4.5 out of 5 stars
Beautifully written, Station Eleven is more realistic now than when it was written. A pandemic has killed 99% of the people on Earth, but this isn’t a horror novel. It’s a hopeful one.
Timelines weave seamlessly through Station Eleven. In one, the pandemic explodes over the Earth. In another, a traveling symphony navigates the post-apocalyptic landscape 20 years later. In a third is where everyone’s memories live – and where they live in their memories. But these timelines are all one, really: the pandemic stopped everything, for everyone. What’s come after has a translucent feeling, a pause of waiting to see what, if anything at all, comes next.
Station Eleven centers mainly on the traveling symphony. This troupe of actors and musicians traverses what’s left of the Lake Michigan area, bringing Shakespeare and some much-needed levity to the lives people have tried to rebuild. Kirsten, mid-20s now, remembers little of life before. This is her world: the family of travelers, this world of ragged spectacle, the danger and unknown of everyday on a nearly empty Earth. She acted as my curiosity, the reader’s not-afraid-but-guarded guide to this life. As the symphony reworked classic plays, clinging to the familiar but yearning for any kind of future, it gave equal parts hope and melancholy to a potentially bleak reality.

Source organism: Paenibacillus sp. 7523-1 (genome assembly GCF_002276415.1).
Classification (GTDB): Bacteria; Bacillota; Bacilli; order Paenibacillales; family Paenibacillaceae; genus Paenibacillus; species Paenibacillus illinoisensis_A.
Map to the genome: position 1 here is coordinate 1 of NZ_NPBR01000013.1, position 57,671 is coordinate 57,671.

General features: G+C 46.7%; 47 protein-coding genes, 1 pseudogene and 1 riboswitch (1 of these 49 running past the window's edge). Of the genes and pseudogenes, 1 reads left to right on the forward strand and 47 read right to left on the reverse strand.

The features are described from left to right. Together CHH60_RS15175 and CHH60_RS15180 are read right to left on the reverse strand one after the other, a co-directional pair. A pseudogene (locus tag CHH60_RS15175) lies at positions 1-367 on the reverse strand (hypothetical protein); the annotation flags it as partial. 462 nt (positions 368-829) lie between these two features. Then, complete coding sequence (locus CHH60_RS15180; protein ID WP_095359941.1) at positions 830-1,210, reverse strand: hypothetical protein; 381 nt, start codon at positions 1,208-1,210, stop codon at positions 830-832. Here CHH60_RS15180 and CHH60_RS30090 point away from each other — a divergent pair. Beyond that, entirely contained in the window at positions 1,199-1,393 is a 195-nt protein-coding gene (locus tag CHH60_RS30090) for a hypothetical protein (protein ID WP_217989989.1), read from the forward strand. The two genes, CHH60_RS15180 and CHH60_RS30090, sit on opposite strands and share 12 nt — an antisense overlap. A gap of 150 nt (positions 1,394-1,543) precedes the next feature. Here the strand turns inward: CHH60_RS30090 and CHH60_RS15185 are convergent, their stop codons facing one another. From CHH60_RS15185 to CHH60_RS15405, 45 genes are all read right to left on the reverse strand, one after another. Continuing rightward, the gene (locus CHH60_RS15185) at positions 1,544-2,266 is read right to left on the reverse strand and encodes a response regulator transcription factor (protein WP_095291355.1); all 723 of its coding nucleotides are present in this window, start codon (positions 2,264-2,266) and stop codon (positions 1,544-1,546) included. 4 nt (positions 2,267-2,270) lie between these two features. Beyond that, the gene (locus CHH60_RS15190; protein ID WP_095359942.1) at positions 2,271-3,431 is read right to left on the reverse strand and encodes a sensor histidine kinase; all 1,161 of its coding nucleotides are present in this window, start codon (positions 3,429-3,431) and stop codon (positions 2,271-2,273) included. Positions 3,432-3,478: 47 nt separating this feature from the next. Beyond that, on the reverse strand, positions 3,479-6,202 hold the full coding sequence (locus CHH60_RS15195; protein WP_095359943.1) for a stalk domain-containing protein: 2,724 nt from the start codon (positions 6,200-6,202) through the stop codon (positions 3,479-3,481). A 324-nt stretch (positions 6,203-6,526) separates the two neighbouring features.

My favorite storyline, though, is where the pandemic explodes over the Earth. Not in Javeen, the med student through whom we see it in real time, but rather those whose lives never paused for the pandemic. They just ended. There’s Arthur, star of stage a screen, who [not a spoiler] dies in the first few pages of the book. And not even from the virus. But the story of his life and those he touched, especially his wife Miranda, was for me the beating heart of this book. There’s a delicate destruction to their relationship, to his fame, to their lives after each other which seemed as finely, painstakingly drawn as the the comic book she spends her life creating. And when it all ends, for nearly everyone, everywhere, all at once, there is still so much beauty in who they were.
This feeling is capped by the Museum of Civilization. Run by Clark, who happened to know people, who happened to be at an airport, who happened to save some things, it collects items from the world before, so as not to lose the history or hope of a people. Like Clark, it pines for the ease and opportunity of the past. But there are things it doesn’t miss, things it finds enough of in this frozen life: people, stories, the comfort of a found family. Clark is old enough to know how the world was before so much technology; he’s among the best equipped to handle it without. He, the museum, and Station Eleven as a whole, bring a surprising and lasting sense of peace to a frighteningly realistic storyline. We can only hope humanity would do so well if faced with the same.